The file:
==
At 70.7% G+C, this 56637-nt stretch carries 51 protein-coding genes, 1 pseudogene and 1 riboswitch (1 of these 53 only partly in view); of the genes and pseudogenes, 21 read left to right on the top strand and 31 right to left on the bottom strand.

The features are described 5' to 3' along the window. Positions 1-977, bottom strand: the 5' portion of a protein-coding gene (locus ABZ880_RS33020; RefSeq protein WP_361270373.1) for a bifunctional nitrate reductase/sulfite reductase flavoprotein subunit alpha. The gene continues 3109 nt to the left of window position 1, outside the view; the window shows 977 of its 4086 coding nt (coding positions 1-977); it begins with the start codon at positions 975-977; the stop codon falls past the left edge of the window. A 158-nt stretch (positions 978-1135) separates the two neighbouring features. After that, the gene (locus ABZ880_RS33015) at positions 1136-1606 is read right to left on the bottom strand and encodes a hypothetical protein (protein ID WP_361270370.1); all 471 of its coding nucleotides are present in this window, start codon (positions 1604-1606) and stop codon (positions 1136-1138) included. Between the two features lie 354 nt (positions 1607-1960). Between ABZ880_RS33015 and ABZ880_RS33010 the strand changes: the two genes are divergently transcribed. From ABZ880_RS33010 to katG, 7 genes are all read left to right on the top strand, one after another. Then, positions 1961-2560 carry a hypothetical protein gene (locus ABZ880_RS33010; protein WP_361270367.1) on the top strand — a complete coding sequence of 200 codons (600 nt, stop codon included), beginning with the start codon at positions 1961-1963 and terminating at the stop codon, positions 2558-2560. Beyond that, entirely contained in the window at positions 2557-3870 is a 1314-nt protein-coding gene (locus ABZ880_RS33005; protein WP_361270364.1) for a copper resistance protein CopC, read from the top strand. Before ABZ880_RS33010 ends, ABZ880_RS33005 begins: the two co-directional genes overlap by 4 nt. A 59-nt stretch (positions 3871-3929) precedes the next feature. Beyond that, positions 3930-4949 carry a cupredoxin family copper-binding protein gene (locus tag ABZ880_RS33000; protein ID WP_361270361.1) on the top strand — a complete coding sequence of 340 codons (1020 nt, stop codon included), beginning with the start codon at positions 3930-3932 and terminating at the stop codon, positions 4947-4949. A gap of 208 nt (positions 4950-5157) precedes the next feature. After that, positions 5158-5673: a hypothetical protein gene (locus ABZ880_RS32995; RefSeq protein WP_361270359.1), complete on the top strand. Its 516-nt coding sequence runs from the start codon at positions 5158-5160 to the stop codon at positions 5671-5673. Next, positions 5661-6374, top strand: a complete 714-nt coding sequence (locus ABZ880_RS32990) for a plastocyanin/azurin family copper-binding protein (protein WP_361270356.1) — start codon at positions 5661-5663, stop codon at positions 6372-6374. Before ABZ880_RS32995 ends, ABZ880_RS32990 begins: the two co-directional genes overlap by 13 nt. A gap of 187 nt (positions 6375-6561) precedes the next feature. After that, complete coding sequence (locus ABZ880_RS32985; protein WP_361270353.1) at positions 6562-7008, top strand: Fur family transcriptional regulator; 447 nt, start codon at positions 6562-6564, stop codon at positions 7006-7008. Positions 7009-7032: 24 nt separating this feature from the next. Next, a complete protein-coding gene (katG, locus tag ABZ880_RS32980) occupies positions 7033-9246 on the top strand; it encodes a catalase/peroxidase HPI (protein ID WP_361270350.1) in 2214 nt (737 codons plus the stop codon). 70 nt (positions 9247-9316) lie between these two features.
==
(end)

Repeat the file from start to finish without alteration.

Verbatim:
At 70.7% G+C, this 56637-nt stretch carries 51 protein-coding genes, 1 pseudogene and 1 riboswitch (1 of these 53 only partly in view); of the genes and pseudogenes, 21 read left to right on the top strand and 31 right to left on the bottom strand.

The features are described 5' to 3' along the window. Positions 1-977, bottom strand: the 5' portion of a protein-coding gene (locus ABZ880_RS33020; RefSeq protein WP_361270373.1) for a bifunctional nitrate reductase/sulfite reductase flavoprotein subunit alpha. The gene continues 3109 nt to the left of window position 1, outside the view; the window shows 977 of its 4086 coding nt (coding positions 1-977); it begins with the start codon at positions 975-977; the stop codon falls past the left edge of the window. A 158-nt stretch (positions 978-1135) separates the two neighbouring features. After that, the gene (locus ABZ880_RS33015) at positions 1136-1606 is read right to left on the bottom strand and encodes a hypothetical protein (protein ID WP_361270370.1); all 471 of its coding nucleotides are present in this window, start codon (positions 1604-1606) and stop codon (positions 1136-1138) included. Between the two features lie 354 nt (positions 1607-1960). Between ABZ880_RS33015 and ABZ880_RS33010 the strand changes: the two genes are divergently transcribed. From ABZ880_RS33010 to katG, 7 genes are all read left to right on the top strand, one after another. Then, positions 1961-2560 carry a hypothetical protein gene (locus ABZ880_RS33010; protein WP_361270367.1) on the top strand — a complete coding sequence of 200 codons (600 nt, stop codon included), beginning with the start codon at positions 1961-1963 and terminating at the stop codon, positions 2558-2560. Beyond that, entirely contained in the window at positions 2557-3870 is a 1314-nt protein-coding gene (locus ABZ880_RS33005; protein WP_361270364.1) for a copper resistance protein CopC, read from the top strand. Before ABZ880_RS33010 ends, ABZ880_RS33005 begins: the two co-directional genes overlap by 4 nt. A 59-nt stretch (positions 3871-3929) precedes the next feature. Beyond that, positions 3930-4949 carry a cupredoxin family copper-binding protein gene (locus tag ABZ880_RS33000; protein ID WP_361270361.1) on the top strand — a complete coding sequence of 340 codons (1020 nt, stop codon included), beginning with the start codon at positions 3930-3932 and terminating at the stop codon, positions 4947-4949. A gap of 208 nt (positions 4950-5157) precedes the next feature. After that, positions 5158-5673: a hypothetical protein gene (locus ABZ880_RS32995; RefSeq protein WP_361270359.1), complete on the top strand. Its 516-nt coding sequence runs from the start codon at positions 5158-5160 to the stop codon at positions 5671-5673. Next, positions 5661-6374, top strand: a complete 714-nt coding sequence (locus ABZ880_RS32990) for a plastocyanin/azurin family copper-binding protein (protein WP_361270356.1) — start codon at positions 5661-5663, stop codon at positions 6372-6374. Before ABZ880_RS32995 ends, ABZ880_RS32990 begins: the two co-directional genes overlap by 13 nt. A gap of 187 nt (positions 6375-6561) precedes the next feature. After that, complete coding sequence (locus ABZ880_RS32985; protein WP_361270353.1) at positions 6562-7008, top strand: Fur family transcriptional regulator; 447 nt, start codon at positions 6562-6564, stop codon at positions 7006-7008. Positions 7009-7032: 24 nt separating this feature from the next. Next, a complete protein-coding gene (katG, locus tag ABZ880_RS32980) occupies positions 7033-9246 on the top strand; it encodes a catalase/peroxidase HPI (protein ID WP_361270350.1) in 2214 nt (737 codons plus the stop codon). 70 nt (positions 9247-9316) lie between these two features.